Popular tales of angels and ghosts fighting alongside soldiers, reflections on the workings of fate and chance, and stories equating the suffering, dying soldier with Christ emerged on both sides of the Western Front and on most European and American home fronts, demonstrating a widespread predisposition to view and experience the war as more than an earthly endeavor. The words of one German soldier fighting at Verdun could well have been written by a soldier or civilian on the other side of the war: “Here we have war, war in its most appalling form, and in our distress we realize the nearness of God.”
Jenkins also moves the narrative beyond the trenches of the Western Front to the far reaches of the warring empires to demonstrate that the religious effects of the conflict—and attempts to discern religious meaning in it—extended well beyond Europe and what was once called Christendom. This broad approach bears good fruit as he weaves into the narrative a wide range of actors, actions, and alliances and argues for the global religious consequences of the Great War.
“When elites might have become secular,” Jenkins writes, “ordinary people tended to maintain their faiths against those of their rulers, whether in Ireland, India, or Armenia, and religious identifications became all the stronger in times of conflict.” Though the heart of his story is still the war on the Western front, the religious dynamics of the Eastern front, the communist war against the Russian Orthodox Church, the Armenian genocide, struggles among religious actors in India, Africa, and Singapore, and postwar religious nationalisms all find their way into his narrative in meaningful ways. These events, and the identities that shaped and were shaped by them, did not vanish into history when the Allies and Germany signed a ceasefire agreement at 11 a.m. on November 11, 1918.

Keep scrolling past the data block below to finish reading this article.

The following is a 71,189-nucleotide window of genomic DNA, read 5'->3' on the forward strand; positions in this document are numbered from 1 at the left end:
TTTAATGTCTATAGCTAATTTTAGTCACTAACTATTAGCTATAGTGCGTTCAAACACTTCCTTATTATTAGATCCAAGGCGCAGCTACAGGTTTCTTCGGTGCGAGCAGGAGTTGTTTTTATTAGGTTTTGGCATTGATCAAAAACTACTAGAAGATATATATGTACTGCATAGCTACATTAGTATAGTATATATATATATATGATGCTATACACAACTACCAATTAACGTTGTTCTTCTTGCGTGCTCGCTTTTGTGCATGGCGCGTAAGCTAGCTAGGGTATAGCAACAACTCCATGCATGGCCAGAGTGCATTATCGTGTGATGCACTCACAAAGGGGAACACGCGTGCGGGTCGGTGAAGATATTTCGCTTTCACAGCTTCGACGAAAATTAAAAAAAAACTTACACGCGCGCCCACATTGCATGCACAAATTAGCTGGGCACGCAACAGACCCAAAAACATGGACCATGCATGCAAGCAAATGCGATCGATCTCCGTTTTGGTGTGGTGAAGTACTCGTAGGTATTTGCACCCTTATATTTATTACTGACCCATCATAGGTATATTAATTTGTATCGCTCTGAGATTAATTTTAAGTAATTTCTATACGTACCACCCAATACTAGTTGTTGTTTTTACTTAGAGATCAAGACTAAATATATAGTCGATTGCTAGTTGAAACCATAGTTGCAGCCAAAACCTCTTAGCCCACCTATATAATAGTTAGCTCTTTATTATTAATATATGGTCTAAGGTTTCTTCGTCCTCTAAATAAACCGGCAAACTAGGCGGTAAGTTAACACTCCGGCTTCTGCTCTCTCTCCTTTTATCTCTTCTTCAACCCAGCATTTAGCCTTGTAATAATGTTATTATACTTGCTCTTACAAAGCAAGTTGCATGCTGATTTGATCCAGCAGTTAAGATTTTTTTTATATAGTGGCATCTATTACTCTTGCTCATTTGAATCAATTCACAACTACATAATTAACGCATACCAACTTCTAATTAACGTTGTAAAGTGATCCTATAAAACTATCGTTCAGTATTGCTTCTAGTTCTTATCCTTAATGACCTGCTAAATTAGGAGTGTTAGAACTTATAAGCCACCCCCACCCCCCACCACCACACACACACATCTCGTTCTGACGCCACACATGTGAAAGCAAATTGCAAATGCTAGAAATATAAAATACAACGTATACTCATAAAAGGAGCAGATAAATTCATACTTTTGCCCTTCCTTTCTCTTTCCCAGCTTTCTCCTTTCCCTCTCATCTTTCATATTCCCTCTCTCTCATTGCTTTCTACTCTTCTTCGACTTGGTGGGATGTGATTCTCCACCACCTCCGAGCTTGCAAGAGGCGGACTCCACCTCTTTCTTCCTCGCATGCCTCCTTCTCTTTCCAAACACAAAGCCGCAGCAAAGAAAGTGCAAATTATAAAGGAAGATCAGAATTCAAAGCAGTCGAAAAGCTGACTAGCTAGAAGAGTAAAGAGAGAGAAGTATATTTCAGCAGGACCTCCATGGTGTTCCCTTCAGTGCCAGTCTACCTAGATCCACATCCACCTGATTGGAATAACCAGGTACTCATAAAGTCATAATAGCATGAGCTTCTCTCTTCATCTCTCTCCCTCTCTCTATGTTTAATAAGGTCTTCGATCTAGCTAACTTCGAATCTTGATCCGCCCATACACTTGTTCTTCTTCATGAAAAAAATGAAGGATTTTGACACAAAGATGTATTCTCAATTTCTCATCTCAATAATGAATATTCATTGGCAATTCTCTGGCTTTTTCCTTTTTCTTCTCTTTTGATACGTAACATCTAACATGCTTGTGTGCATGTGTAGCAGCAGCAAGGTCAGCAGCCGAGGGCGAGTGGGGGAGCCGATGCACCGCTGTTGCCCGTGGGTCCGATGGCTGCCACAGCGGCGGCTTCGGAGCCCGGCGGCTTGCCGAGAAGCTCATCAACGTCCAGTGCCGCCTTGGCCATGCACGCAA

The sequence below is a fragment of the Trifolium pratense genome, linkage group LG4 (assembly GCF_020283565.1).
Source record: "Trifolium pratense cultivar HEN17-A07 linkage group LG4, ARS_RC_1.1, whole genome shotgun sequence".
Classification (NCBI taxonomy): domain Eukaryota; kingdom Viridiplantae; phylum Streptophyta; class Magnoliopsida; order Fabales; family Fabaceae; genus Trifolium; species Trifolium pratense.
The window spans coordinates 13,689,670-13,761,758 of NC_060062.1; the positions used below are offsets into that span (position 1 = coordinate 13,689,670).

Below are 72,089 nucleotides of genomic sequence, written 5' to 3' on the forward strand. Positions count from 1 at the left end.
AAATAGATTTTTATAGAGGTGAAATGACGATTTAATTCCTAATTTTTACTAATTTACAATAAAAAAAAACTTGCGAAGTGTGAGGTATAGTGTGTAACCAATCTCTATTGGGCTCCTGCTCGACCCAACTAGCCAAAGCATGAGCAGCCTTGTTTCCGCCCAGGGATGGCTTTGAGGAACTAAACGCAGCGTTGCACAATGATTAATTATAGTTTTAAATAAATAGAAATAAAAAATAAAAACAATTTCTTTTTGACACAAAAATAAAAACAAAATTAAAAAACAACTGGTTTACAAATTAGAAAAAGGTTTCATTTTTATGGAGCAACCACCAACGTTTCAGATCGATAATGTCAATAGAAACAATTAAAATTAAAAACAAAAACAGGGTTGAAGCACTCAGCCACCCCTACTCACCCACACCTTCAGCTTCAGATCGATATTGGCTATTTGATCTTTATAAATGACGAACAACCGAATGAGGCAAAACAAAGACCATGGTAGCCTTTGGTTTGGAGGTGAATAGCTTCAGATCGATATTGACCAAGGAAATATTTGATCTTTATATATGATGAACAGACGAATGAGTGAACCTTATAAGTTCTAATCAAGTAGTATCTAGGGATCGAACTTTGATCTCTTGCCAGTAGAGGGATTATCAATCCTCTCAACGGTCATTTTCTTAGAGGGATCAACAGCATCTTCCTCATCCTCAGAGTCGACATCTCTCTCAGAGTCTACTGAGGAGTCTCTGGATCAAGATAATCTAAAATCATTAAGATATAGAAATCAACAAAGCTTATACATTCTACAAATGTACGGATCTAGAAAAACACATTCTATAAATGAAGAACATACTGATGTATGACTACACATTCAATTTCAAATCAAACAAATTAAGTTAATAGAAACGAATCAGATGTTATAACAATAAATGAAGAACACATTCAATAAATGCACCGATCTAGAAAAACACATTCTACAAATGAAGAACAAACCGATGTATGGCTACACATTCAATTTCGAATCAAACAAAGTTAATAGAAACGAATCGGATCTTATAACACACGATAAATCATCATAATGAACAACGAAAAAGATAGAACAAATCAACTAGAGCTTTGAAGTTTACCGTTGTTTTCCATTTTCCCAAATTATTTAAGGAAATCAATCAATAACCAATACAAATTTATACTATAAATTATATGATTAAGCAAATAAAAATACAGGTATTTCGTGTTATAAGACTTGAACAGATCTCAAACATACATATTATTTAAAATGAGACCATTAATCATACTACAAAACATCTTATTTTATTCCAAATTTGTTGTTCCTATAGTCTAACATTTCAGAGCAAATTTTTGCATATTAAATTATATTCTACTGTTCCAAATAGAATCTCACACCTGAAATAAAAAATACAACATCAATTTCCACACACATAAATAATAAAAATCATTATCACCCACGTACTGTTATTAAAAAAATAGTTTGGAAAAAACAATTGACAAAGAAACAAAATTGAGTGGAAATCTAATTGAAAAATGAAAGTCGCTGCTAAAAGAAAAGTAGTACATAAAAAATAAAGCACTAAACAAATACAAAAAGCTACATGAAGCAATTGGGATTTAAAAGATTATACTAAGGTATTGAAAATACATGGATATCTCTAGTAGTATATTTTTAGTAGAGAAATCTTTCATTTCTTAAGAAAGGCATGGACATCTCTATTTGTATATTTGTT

As with any work of historical synthesis so broad in scope, The Great and Holy War gives up something in nuance and specificity to gain what it does in breadth. But other than a few overstretched comparisons to current religious militarisms, the trade seems well worth it. Jenkins’s in-text citations and thorough notes will lead the interested reader to more than enough specificity. (For instance, the archives of the Christian Century offer example after example of full-throated support for America’s righteous war against Germany.)
Had Jenkins invested more time in discussing regional or national specifics, the book might not have been as effective as it is in recovering the rhetoric, symbols, expectations, and narratives shared by the warring powers. These compelling and troubling comparisons make the Great War seem all the more tragic, all the more perverse, all the more important to study.
With so much in common both in the mainstream and at the margins, how could such a chasm have opened between the nations? How could so many lives have been swallowed? Comprehensive answers elude us still, but Jenkins’s excellent study demonstrates that the pursuit of such answers requires us to look closely at religion—even if we are tempted to look away.